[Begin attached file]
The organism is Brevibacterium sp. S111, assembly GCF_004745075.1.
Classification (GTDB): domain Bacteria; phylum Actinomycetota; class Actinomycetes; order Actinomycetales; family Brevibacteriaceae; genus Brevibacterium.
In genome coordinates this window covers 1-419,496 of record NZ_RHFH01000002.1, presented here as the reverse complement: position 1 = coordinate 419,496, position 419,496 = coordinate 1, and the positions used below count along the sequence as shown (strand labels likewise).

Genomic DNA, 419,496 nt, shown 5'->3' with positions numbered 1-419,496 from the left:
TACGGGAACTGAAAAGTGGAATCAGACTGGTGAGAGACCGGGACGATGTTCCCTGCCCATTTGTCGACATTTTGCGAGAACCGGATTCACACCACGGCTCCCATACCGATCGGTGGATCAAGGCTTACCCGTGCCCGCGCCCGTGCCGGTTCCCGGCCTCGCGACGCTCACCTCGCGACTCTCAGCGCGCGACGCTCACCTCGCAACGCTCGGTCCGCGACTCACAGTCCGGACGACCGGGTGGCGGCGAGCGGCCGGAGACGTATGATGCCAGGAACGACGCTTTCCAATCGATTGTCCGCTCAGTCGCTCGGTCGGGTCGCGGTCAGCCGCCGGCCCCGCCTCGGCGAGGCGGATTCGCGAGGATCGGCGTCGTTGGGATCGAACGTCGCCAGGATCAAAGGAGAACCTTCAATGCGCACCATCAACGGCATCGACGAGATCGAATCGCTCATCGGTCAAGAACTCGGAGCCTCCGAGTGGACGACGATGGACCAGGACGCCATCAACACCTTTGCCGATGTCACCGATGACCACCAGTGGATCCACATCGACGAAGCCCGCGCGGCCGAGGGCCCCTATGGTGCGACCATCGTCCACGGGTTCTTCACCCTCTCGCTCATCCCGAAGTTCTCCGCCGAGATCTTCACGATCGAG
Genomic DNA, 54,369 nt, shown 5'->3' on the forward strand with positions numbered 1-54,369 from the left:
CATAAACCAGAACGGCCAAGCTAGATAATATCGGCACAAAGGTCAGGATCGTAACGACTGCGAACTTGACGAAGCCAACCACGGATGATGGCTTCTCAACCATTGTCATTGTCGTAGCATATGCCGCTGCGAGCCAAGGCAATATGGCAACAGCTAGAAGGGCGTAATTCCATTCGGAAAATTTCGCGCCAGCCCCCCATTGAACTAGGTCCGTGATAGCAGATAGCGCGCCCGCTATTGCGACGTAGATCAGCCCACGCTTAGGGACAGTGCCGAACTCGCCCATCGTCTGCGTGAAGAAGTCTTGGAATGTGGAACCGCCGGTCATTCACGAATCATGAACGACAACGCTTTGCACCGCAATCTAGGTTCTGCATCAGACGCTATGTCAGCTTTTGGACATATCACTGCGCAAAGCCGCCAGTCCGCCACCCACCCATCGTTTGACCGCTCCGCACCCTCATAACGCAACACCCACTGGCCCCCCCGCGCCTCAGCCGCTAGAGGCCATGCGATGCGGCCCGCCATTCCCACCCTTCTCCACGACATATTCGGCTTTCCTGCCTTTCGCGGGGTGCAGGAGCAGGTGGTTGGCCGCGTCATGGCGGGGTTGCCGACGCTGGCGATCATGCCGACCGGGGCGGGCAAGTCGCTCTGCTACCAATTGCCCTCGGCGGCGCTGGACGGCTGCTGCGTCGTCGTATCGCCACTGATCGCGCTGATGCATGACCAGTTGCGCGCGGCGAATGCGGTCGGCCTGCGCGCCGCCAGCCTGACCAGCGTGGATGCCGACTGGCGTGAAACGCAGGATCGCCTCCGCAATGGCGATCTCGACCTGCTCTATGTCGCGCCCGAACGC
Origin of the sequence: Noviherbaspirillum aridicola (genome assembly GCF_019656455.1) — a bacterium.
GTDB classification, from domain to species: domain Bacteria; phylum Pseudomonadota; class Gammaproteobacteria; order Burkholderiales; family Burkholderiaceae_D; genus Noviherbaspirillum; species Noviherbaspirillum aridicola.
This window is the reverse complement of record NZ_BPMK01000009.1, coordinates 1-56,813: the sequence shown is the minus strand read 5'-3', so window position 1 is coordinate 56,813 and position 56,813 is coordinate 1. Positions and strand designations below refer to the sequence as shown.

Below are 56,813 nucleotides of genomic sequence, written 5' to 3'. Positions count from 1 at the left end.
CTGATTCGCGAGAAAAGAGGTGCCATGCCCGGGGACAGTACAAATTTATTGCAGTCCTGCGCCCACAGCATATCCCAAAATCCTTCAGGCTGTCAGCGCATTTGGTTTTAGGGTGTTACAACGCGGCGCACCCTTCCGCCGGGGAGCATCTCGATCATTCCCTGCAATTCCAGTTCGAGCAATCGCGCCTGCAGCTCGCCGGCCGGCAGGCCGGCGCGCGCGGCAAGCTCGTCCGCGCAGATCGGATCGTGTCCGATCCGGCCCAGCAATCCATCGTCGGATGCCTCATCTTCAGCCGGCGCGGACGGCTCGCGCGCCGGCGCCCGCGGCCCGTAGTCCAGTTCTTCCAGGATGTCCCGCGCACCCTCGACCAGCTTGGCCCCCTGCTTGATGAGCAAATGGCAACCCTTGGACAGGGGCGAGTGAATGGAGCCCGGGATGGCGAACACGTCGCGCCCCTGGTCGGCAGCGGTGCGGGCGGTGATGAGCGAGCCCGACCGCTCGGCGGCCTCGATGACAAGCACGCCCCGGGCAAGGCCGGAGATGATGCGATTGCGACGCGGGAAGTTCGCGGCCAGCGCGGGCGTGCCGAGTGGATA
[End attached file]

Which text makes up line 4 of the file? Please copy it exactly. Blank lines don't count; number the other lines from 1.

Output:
Genomic DNA, 419,496 nt, shown 5'->3' with positions numbered 1-419,496 from the left: